CLAYTON — Two Illinois brothers were charged Thursday in the shooting deaths of a waitress and cook at a Steak 'n Shake restaurant where the suspects had worked, authorities said.
Anthony Akins Jr., 20, and Oundr'e Akins, 19, were each charged with two counts of first-degree murder, one count of first-degree robbery and three counts of armed criminal action.
Akins Jr., initially just taken in for questioning, was arrested Wednesday night. Oundr'e Akins was apprehended Thursday morning during a police raid on his father's home in Cahokia, Ill., where the brothers lived, about a 20-minute drive from the restaurant.
Waitress Tammy Cantrell, 44, and cook Mark Gerstner, 24, were found shot to death early Monday at the Steak 'n Shake restaurant in south St. Louis County, about 10 miles outside St. Louis' city limits.
St. Louis County Prosecutor Robert McCulloch said the "horrible murders" were part of a robbery that yielded less than $200 for the suspects. He said both men, who are being held without bond, were familiar with the restaurant and its procedures.
"They just walked in," he said, and swiped a key card belonging to one of the victims to open the cash register. The charges said the crimes occurred at 3:30 a.m., a little over an hour before the victims' bodies were discovered.
St. Louis County police Lt. Tom Larkin said that as a starting point, investigators went down the list of current and former employees but didn't have to go far on the list before the case started to unfold.
On Wednesday, the Indianapolis-based fast food chain offered a $50,000 reward for information leading to an arrest and prosecution. McCulloch said that "outstanding police work" rather than reward money led to the arrests.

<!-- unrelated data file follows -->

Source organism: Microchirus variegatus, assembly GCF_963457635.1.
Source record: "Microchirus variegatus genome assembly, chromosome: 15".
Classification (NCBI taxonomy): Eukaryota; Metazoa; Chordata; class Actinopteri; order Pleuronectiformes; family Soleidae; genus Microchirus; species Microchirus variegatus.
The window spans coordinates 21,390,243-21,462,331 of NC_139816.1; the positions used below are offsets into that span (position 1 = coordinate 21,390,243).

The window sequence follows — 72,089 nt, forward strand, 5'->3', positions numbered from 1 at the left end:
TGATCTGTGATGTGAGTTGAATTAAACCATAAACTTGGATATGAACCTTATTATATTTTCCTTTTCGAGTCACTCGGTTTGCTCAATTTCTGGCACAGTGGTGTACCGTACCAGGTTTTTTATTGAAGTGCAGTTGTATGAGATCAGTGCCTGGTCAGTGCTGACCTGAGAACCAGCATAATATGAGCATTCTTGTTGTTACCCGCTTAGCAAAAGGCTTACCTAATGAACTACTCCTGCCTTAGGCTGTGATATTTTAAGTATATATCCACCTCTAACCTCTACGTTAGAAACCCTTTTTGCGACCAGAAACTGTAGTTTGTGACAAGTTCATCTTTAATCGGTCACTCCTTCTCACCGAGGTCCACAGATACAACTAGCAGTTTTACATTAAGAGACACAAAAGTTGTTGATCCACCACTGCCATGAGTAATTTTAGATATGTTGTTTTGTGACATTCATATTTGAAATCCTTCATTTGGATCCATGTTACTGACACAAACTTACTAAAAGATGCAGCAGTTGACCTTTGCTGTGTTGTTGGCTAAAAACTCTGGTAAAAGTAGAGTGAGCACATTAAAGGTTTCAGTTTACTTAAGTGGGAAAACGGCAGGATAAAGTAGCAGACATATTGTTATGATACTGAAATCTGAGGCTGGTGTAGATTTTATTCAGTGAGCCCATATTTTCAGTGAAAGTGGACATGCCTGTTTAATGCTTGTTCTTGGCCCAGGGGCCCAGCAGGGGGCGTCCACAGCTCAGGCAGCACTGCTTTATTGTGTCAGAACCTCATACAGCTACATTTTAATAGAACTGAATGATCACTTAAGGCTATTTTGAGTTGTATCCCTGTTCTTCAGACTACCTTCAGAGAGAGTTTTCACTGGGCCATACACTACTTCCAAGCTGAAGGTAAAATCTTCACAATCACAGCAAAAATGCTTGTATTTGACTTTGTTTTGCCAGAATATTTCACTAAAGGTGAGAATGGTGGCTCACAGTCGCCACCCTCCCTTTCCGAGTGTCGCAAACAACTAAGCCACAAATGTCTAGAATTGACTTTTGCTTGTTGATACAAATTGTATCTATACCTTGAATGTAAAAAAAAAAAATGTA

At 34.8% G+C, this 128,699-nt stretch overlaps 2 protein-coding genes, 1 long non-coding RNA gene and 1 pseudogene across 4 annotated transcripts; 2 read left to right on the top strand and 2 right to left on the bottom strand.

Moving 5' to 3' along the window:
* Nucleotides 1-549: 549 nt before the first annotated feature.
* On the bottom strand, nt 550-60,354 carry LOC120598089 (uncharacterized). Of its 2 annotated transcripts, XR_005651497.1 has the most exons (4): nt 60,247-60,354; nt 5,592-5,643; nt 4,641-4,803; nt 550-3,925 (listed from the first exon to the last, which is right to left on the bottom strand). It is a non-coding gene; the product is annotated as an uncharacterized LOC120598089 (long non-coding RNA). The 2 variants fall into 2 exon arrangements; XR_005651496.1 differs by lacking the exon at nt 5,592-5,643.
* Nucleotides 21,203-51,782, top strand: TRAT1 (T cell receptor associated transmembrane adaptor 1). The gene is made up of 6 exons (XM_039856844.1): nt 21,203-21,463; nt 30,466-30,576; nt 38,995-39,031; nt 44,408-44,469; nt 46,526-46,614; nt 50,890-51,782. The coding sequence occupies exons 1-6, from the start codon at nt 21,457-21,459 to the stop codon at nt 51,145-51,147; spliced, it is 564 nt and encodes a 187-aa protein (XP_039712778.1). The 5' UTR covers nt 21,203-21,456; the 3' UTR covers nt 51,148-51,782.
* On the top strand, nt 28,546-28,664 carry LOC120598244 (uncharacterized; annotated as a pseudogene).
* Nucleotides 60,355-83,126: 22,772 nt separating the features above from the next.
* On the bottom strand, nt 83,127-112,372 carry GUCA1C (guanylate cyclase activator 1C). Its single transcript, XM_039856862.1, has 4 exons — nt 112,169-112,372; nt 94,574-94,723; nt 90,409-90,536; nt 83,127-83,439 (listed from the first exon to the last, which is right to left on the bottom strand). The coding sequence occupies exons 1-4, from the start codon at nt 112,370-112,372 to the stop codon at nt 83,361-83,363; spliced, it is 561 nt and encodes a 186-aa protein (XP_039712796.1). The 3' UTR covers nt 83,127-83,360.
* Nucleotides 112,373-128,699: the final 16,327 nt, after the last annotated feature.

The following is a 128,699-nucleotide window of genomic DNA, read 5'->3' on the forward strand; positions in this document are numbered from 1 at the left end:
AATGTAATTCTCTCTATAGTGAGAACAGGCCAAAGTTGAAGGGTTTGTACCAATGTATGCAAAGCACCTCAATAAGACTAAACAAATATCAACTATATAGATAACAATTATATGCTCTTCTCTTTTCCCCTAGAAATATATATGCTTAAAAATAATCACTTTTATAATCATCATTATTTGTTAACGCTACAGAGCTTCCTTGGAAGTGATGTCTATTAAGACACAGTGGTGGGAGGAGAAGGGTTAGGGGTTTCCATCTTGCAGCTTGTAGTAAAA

The men's father, 41-year-old Anthony Akins Sr., said both of the sons worked at the restaurant until about six months ago, when one of them was fired and the other quit, unhappy about not getting promotions. Akins said his brother Ronald also has worked at that eatery. McCulloch said there's nothing to indicate that Ronald Akins had a hand in the crimes.
Akins Sr. said Anthony Akins Jr. quickly found work at an area steel plant but was laid off last Friday, three days before the killings. Oundr'e Akins never found work after the Steak 'n Shake job, his father said.
The elder Akins said neither son acted suspiciously after news of the killings saturated St. Louis media outlets in recent days.
"They seemed like they usually do. They didn't act like something was wrong," he said of the two sons, among five who live at the parents' house searched by authorities Thursday morning. Akins' sixth son, the oldest, has a family and lives elsewhere.
The father said the two sons now suspected in the killings "weren't interested" in going to the funeral home visitations for the two victims.
Akins Sr. said agents stormed his home from the front and back, battering in the rear door as many of the occupants slept.
He said the prospect that the two sons may have taken part in the killings was disturbing, insisting that he and his wife always provided them free rooms and that the boys "never wanted for anything." The sons have had traffic tickets but no other criminal background, their father said.
"All I told my boys is keep some form of job," he said inside his well-kept ranch-style home with a newer roof and flowers in the front yard. "I don't understand what this is all about.
"Lord knows I hope they didn't have any involvement in this," he continued. "If they did have any involvement, they're going to have to deal with God."
Sardar Biglari, Steak 'n Shake's chairman and chief executive, said the company was pleased to hear of the arrests "in this sad matter."
"Nothing can bring back Mark and Tammy," Biglari said in a statement. "But this horrible event has shown what wonderful associates we have at Steak 'n Shake," underscored by their donations to the victims' families.
Jim Suhr reported from Cahokia, Ill.